Although some famous physicists are championing the idea, Dr Lisi, who spends his time surfing and snowboarding and is not employed by a university or research institute, has by no means won the acceptance of all physicists. His work, which has been posted on the internet, has not yet been accepted for publication in any journal, although he has presented his ideas at research institutes and the work on which his paper is based was funded by a grant from a charitable foundation.

Certainly, there are glitches with Dr Lisi's analysis and some of the truly fundamental problems that plague more conventional work remain. Yet the theory has several appealing facets. It is elegant. It is expected to make testable predictions. Unlike some of the more complicated efforts to devise a theory of everything, this one should either succeed relatively rapidly or fail spectacularly. And that is more than can be said for three decades of work by other physicists.

Article from: http://economist.com/science/displaystory.cfm?story_id=10170958



Related Articles
Surfer dude stuns physicists with theory of everything
The discovery of DNA variability, holographic blueprints and the symphony of life
What some Think About Existence
Red Ice Creations Radio - Jay Weidner - Magic Square, Numerology, Geometry & Gematria (Subscription)
Secrets of the Hebrew Letters
The Complete Flower of Life
The Grail Star geometry
The Search for the God particle
Despite Rumors, Black Hole Factory Will Not Destroy Earth
Milky Way Black Hole May Be a Colossal Particle Accelerator
Physicists Probe the Fifth Dimension
Tenth Dimension
Worlds Largest Superconducting Magnet Switches On
How does the Universe work and What is Reality?


Latest News from our Front Page

Norway Joins the Race to Develop Killer Robots
2014 10 24
Norway is a large exporter of weapons, which makes the resolution of the debate about creating killer robots an important issue for everyone.  One could debate the overall merits or failings of robotic systems, but an area that clearly has become a point for concern on all sides is the emergence of "killer robots." According to robotics pioneer, David Hanson, ...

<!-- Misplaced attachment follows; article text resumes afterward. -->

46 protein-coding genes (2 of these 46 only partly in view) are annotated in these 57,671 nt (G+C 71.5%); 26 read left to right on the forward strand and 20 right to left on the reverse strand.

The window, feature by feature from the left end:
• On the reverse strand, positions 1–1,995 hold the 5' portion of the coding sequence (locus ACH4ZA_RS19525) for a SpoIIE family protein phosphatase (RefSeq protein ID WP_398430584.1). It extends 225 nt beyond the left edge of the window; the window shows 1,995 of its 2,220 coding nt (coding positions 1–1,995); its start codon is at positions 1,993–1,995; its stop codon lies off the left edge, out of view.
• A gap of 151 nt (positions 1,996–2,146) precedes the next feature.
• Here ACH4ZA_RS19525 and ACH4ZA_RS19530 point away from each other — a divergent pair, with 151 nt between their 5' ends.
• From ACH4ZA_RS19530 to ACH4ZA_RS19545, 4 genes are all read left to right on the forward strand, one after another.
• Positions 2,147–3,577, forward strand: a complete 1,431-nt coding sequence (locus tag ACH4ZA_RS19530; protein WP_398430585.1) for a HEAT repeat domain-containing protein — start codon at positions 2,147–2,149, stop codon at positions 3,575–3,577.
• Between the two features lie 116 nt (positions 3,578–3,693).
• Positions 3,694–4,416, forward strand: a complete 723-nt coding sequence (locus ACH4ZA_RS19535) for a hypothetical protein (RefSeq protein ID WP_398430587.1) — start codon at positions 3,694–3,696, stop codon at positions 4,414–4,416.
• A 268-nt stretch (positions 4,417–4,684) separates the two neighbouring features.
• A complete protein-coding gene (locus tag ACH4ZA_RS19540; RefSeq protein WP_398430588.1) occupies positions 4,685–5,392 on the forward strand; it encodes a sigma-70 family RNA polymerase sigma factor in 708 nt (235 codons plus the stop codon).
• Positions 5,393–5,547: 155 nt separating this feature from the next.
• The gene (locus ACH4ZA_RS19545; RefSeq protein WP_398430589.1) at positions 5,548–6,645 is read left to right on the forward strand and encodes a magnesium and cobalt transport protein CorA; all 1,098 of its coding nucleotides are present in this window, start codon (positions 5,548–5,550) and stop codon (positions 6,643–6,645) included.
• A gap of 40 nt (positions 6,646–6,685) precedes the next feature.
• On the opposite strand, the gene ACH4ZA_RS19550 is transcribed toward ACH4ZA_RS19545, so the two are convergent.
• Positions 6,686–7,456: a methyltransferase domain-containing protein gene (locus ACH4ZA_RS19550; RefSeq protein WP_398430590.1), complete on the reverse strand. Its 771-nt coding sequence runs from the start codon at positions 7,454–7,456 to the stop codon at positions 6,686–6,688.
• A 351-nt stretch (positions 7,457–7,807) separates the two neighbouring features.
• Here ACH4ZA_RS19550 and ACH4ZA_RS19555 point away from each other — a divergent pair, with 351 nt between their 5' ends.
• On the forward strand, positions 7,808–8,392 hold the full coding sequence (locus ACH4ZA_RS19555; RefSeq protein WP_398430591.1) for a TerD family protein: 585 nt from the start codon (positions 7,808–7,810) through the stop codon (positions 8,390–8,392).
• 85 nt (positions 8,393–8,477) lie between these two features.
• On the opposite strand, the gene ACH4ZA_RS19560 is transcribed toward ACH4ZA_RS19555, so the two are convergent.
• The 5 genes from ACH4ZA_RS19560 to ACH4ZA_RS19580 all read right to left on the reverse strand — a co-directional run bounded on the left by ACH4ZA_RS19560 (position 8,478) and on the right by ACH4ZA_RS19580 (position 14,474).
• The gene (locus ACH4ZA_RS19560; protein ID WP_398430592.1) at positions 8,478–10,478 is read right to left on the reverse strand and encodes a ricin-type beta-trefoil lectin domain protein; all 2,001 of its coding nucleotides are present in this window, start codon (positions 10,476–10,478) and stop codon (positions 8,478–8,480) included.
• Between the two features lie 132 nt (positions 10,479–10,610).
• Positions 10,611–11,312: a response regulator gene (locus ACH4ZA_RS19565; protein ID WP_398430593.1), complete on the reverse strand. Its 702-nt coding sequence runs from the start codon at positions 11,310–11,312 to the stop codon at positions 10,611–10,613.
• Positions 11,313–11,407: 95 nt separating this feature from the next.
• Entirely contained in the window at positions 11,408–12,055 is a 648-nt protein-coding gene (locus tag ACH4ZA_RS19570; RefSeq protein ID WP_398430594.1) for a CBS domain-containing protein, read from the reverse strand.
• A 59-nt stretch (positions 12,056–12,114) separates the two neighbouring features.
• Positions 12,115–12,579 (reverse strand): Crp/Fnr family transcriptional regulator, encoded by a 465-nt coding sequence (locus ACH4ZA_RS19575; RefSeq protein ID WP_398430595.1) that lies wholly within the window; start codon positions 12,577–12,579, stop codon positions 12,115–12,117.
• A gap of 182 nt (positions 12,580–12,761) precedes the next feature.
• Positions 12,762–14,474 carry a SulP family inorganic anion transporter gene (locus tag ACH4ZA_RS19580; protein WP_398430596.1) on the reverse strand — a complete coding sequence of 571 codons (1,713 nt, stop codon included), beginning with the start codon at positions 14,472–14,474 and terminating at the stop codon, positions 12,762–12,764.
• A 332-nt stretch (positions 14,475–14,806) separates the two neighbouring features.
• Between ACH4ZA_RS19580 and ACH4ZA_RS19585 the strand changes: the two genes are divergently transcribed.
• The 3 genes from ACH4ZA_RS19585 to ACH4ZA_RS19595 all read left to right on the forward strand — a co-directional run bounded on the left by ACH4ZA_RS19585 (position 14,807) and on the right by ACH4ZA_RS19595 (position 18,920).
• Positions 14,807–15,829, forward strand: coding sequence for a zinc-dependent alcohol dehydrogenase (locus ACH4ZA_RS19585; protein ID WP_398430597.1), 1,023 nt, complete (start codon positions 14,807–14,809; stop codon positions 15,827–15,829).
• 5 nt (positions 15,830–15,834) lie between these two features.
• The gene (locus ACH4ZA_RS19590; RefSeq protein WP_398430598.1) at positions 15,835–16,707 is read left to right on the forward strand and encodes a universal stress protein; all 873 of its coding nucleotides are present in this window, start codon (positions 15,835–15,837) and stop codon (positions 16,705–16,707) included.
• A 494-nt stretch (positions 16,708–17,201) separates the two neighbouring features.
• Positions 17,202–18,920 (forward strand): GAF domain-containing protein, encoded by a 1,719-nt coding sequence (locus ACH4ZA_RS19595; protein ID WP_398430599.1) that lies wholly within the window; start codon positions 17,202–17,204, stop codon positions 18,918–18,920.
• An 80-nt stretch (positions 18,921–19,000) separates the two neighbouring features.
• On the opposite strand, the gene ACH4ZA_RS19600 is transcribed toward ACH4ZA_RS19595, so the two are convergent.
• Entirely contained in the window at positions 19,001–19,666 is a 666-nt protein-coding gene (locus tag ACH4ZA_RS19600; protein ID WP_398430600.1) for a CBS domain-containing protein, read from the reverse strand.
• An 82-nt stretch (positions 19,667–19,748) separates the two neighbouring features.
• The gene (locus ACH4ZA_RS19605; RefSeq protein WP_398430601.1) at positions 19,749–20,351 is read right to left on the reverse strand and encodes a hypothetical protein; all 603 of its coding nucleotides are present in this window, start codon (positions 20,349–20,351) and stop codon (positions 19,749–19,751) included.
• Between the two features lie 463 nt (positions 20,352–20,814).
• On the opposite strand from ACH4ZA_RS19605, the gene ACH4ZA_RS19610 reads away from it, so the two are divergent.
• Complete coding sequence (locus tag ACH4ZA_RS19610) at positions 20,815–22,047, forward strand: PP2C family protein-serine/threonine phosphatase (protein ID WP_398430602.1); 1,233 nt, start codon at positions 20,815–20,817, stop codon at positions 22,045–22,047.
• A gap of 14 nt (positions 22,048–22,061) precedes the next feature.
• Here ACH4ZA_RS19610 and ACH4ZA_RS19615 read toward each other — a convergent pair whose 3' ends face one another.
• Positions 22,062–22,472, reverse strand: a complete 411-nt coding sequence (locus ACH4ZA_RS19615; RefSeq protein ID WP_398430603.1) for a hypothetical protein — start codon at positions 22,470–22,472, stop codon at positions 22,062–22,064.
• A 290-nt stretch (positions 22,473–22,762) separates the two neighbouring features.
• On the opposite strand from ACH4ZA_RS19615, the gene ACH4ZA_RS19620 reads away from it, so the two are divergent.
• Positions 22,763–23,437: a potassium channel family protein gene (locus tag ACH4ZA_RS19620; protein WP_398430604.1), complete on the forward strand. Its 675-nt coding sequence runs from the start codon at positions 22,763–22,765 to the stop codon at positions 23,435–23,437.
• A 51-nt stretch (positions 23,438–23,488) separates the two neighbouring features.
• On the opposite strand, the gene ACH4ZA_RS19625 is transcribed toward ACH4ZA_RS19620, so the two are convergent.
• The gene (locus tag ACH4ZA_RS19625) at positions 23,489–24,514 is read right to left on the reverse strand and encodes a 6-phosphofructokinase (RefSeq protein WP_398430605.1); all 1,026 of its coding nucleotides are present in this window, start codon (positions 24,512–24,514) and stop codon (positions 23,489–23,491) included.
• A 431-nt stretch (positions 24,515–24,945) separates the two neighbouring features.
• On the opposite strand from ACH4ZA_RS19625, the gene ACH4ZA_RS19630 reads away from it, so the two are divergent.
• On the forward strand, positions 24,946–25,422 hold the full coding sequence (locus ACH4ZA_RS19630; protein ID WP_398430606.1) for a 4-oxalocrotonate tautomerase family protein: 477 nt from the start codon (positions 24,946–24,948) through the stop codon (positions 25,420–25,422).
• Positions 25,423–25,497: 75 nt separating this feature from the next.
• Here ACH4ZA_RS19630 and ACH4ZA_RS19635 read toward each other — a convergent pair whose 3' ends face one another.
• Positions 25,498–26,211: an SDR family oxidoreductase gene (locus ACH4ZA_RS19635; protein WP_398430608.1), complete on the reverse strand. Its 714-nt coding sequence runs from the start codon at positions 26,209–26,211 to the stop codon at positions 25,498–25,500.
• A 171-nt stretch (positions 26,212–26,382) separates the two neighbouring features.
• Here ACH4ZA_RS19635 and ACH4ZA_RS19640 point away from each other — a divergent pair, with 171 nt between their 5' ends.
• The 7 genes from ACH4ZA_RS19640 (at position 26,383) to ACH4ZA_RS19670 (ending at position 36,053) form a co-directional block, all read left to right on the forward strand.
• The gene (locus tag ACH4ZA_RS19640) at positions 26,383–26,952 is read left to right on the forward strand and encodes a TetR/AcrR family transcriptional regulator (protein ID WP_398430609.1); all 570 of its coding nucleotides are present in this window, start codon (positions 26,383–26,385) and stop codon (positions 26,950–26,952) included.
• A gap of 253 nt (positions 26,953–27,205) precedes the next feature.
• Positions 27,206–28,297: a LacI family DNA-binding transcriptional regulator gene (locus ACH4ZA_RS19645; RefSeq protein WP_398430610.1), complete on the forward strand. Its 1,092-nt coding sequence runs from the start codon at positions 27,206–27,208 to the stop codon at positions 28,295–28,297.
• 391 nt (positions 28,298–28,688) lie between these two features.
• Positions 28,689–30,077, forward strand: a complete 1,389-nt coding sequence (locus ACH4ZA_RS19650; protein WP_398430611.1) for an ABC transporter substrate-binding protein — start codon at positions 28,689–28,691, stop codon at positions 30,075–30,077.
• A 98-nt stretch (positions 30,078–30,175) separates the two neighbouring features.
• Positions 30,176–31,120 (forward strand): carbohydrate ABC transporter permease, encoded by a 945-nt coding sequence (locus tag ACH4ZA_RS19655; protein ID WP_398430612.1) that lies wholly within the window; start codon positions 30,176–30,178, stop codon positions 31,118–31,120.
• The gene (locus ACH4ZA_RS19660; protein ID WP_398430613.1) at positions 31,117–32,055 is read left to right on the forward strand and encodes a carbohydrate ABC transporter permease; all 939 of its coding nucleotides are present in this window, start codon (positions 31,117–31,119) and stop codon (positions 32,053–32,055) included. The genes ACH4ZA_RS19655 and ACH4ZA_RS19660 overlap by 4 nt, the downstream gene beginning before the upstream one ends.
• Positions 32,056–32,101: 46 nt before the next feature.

Gene That Once Aided Survival in the Arctic Found to Have Negative Impact on Health Today
2014 10 23
In individuals living in the Arctic, researchers have discovered a gene variant that arose thousands of years ago and most likely provided an evolutionary advantage for processing high-fat diets or for surviving in a cold environment; however, the variant also seems to increase the risk of hypoglycemia, or low blood sugar, and infant mortality in today’s northern populations. {snip} “Our work ...
The Ebola hoax: questions, answers, and the false belief in the “One It”
2014 10 23
“The Reality Manufacturing Company doesn’t just sell ‘fake paintings’ that are easy to spot. No. They also sell images that are geared to mesh with people’s deeply held instincts and thereby produce rigid false beliefs. People are sure that if they gave up such beliefs, their world would fall apart and blow away in the wind.” ...
New Controversial Theory Suggests "Hobbits" Were Not Human - Who Were These Mysterious Beings?
2014 10 23
The origin of the Hobbit species remains a challenging subject to scientists. The Hobbit’s discovery confirmed the view that the Earth was once populated by many species of human, but new research the Hobbit’s were not human at all! So, who were these mysterious beings? Where did they come from? The idea that our species, Homo sapiens, was the only species of human on ...
Right into enemy hands? ISIS shows off new weapons allegedly airdropped by US (VIDEO)
2014 10 23
Islamic State has published a new video in which a jihadist shows off brand-new American hardware, which was purportedly intended for the Kurds they are fighting in the Syrian border town of Kobani. The undated video, posted by the unofficial IS mouthpiece “a3maq news”, sees a jihadist showing several boxes of munitions with English-language markings, with a parachute spread out on ...
More News »